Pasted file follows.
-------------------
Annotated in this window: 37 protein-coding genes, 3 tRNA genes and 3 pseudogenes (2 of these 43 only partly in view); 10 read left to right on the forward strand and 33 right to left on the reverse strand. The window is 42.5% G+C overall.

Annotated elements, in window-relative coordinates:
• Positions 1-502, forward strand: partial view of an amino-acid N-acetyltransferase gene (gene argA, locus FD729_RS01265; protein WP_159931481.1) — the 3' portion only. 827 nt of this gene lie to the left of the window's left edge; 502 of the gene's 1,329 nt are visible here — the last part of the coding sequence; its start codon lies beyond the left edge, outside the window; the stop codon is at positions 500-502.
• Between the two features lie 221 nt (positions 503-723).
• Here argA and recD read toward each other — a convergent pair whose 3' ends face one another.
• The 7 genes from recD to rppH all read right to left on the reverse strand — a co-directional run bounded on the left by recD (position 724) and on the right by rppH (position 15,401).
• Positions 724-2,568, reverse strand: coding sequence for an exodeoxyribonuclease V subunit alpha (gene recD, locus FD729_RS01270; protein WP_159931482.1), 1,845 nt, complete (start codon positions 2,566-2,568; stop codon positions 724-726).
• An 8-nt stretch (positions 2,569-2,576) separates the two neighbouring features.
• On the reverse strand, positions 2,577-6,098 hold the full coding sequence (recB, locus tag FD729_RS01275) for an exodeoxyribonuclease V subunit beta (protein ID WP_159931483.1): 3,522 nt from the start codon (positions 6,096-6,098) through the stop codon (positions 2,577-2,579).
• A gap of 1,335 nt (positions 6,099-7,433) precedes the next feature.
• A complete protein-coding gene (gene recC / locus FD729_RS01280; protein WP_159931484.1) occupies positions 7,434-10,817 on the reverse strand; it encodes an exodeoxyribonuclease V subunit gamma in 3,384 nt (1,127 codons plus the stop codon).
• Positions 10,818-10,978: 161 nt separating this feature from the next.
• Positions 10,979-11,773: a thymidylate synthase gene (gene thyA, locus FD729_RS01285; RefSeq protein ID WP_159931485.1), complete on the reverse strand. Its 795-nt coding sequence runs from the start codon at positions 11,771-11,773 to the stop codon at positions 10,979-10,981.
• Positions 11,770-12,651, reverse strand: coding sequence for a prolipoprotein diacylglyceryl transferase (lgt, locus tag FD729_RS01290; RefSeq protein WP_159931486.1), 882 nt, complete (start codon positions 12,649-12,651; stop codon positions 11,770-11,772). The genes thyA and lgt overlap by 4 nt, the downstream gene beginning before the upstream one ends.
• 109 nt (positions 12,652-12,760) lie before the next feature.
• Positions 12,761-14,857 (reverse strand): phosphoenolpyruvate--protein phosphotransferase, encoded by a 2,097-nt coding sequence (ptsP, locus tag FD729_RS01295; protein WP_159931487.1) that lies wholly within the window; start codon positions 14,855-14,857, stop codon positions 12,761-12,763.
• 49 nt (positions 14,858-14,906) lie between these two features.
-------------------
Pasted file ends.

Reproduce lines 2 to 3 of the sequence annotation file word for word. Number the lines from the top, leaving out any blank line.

Annotated elements, in window-relative coordinates:
• Positions 1-502, forward strand: partial view of an amino-acid N-acetyltransferase gene (gene argA, locus FD729_RS01265; protein WP_159931481.1) — the 3' portion only. 827 nt of this gene lie to the left of the window's left edge; 502 of the gene's 1,329 nt are visible here — the last part of the coding sequence; its start codon lies beyond the left edge, outside the window; the stop codon is at positions 500-502.